Monday, September 15, 2014

Word of the month: Nice! An Anglo-Norman insult.

English speakers may be surprised to learn that the etymology of nice is not very nice at all and that its semantic development is unparalleled in the Romance languages. This word, which style guides recommend that you avoid as it both ubiquitous and nearly devoid of all meaning, has a most complicated semantic evolution.

The word nice is attested quite early in French – ca 1160 and has its roots in the Latin nescius, an adjective meaning ‘ignorant, unknowing’.[1] The word was used in French (and other Romance languages) in Middle English (c. 1400) to disparage people, actions and sayings as silly or foolish. This is the meaning the word retained in the Romance languages, though in French the word is rather uncommon today though you may find it in some older texts to refer to someone as simple or naive, such as those the TLF cites: Un brave homme, un peu nice, appelé Monthyon (Pommier,Colères,1844, p.66)

The semantic development of the word nice in English is a rather complicated affair as its entry in the OED explains as it breaks down the fourteen (!) senses the word has had over the centuries. From the original meaning of ‘foolish, silly, simple’, the word went on to be used with a wide variety of senses: slothful, effeminate, shy, wanton, meticulous. The current sense of nice as ‘agreeable, pleasant’ doesn’t show up until the mid-eighteenth century and has now overtaken all the earlier meanings.

In Anglo-Norman, the word nice only seems to have been in its Latinate meaning of ‘foolish, ignorant’, so it doesn’t seem that the development in English is due to Anglo-Norman and it doesn’t appear that the Middle English use of the word particularly affected the use in Anglo-Norman. A more Latinate form is also attested in Anglo-Norman in the entry nescient, with the same meaning as nice, a form that is equally attested in English (nescient), though at a much later date (c. 1500).

Carrow Psalter, Fool with bladder on stick eating cusped loaf, Walters Manuscript W.34, fol. 113r detail

A similar separation of the languages appears in their respective uses of another word to refer to a simple or ignorant person, naif.[2] Naif is derived from the same Latin word nativus that would give us native in English, and nearly all the citations for naif demonstrate this sense of naturalness or nativeness.

English develops several forms of the same word – naif, naïf, or naive – but none are attested prior to the 16th century. They all enter English with the sense of ‘native inhabitant or bondsman’, meanings much closer to their Anglo-Norman counterpart. In English, naive does not develop the current meaning of ‘unsophisticated, credulous’ until some time in the seventeenth century.

One citation from Gower, a medieval writer of Latin, English and Anglo-Norman works, suggests an interpretation for naif closer to the moden usage of ‘foolish, naive’:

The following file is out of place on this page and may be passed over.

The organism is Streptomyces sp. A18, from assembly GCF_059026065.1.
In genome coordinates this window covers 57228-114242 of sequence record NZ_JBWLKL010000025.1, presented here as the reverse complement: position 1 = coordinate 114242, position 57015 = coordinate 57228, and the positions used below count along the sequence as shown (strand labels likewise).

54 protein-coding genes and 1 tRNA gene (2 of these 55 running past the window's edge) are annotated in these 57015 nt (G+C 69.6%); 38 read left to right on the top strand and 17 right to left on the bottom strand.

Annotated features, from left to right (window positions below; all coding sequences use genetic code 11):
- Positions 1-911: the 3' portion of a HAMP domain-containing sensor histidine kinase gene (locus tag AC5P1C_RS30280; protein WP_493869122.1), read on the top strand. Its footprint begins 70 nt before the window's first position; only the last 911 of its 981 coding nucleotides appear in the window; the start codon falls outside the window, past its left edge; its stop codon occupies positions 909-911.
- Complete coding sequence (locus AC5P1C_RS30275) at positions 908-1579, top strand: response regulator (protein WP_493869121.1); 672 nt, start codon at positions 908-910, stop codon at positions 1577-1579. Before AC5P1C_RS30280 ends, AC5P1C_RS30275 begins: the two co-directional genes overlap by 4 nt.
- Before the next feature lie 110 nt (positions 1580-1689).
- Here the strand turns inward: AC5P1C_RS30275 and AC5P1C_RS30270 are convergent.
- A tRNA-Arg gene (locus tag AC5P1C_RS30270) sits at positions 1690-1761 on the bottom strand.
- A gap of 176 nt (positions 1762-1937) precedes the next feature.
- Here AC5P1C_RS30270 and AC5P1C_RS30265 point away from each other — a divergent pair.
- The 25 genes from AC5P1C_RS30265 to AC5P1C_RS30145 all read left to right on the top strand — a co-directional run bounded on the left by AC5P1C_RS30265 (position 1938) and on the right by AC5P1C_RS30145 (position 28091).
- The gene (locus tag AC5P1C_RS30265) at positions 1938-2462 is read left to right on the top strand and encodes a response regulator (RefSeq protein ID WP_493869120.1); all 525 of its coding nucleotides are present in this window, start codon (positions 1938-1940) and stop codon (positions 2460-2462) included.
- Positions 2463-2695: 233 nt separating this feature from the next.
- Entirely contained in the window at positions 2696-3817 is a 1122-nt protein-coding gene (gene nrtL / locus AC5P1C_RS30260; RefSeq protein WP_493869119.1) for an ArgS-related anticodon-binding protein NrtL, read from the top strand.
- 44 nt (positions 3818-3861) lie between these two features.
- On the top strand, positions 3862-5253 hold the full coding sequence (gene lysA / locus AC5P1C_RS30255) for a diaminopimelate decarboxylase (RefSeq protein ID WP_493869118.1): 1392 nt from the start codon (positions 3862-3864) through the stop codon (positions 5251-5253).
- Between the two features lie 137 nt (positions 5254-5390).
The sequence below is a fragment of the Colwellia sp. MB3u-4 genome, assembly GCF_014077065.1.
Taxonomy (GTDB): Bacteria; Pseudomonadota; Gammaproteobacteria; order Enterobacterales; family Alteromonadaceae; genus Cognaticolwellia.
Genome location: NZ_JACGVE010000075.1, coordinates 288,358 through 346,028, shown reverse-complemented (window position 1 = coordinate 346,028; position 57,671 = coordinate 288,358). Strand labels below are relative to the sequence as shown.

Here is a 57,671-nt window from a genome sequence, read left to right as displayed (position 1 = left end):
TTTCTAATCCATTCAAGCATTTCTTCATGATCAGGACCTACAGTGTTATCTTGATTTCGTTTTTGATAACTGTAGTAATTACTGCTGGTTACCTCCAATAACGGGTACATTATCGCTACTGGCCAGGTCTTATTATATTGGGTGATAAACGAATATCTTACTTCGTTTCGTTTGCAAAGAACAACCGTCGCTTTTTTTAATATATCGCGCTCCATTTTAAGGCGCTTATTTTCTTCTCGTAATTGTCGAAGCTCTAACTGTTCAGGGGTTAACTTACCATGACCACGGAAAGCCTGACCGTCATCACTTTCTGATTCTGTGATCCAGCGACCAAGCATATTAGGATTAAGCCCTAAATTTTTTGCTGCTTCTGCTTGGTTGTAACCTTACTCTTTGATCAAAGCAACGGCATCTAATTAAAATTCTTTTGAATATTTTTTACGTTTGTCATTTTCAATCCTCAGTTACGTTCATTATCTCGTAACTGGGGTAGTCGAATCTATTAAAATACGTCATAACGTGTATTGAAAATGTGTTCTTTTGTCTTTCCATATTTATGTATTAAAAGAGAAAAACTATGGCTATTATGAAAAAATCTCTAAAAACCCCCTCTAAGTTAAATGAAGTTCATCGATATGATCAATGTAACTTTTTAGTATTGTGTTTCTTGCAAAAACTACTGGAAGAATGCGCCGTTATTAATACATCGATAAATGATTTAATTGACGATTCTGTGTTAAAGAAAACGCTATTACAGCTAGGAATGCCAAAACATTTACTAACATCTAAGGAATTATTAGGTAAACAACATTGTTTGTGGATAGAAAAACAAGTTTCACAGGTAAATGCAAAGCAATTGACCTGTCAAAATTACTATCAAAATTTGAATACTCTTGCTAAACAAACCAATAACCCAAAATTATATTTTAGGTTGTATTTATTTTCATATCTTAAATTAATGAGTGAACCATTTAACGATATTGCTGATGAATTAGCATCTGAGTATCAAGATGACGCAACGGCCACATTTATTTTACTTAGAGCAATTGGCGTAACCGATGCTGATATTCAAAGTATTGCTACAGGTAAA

Plus nyve que le prisonner Qui tout jour voit l'uiss desfermé Dont il pourroit en saulf aler, Mais ne se voet desprisonner, Tanq’il au gibet soit mené  GOWER Mirour 5695

trans: More foolish than the prisoner who all day sees an unlocked door, Out of which he could go safely, But does not wish to free himself Until he is led to the gallows.

Surprisingly, natif does not seem to be well attested in Anglo-Norman, despite the fact that the form is found in Old French from the twelfth century.[3] In Anglo-Norman, natif is currently found only in a few late glosses of Nequam’s De Nominus Ustensilium, as a gloss to Latin nativam, alongside the more usual naif, as well as in some late parliamentary rolls with the sense of ‘native inhabitant’ It is the term naif which is used most frequently in Anglo-Norman to refer to the feudal state of bondsman but it is attested a few times from the 13th century, often modified by fol, to mean a foolish person.

King Solomon instructing his son, Bible historiale, Clairefontaine and Paris (1411)

So if calling someone ‘nice’ means you are actually calling that person an idiot, how can you refer to someone clever? In medieval French the term generally used for this was cointe, which could be used to call someone clever, or quick-witted or skillful.[4] It was a fine line however, as the same term was used to call someone crafty or devious – you could be clever, but not too clever! The term is derived from the Latin adjective cognitus, meaning ‘wise’ or ‘clever’ and continues to have a positive sense in Modern French (‘joli, agréable), though it is considered an archaic term.

Cointe was borrowed into Middle English, but you might recognize it under the more familiar form of quaint. When it first entered English, it was used in similar senses to the use in Anglo-Norman, that is, to characterize things that were cunning or clever or skilful. However, it certainly no longer has this sense, but generally connotes something that is pleasingly old-fashioned, a meaning the word would acquire some time in the mid-eighteenth century.

So be careful when addressing a medieval re-enactor! Your 'Nice job!' may not be the compliment you intend!


[1] FEW: nescius 5,494a; Gdf: nice 5,494a; TL: nice 6,661; DMF: nice; TLF: nice; DMBLS: nescius 1909c
[2] FEW: nativus 7,44a; Gdf: naif 1 5,464a; GdfC: naif 10,190a; TL: naïf 6,479; DMF: naïf; TLF: naïf; DMLBS: nativus 1889b 
[3] FEW: nativus 7,45a; Gdf: natif 5,474a; GdfC: natif 10,192a; TL: natif 6,521; DMF:natif; TLF: natif; DMLBS: nativus 1889c
[4] FEW: cognitus 2/i, 843b; Gdf: cointe 1, 2,173c; TL: cointe, 2,254; DMF: cointe TLF: cointe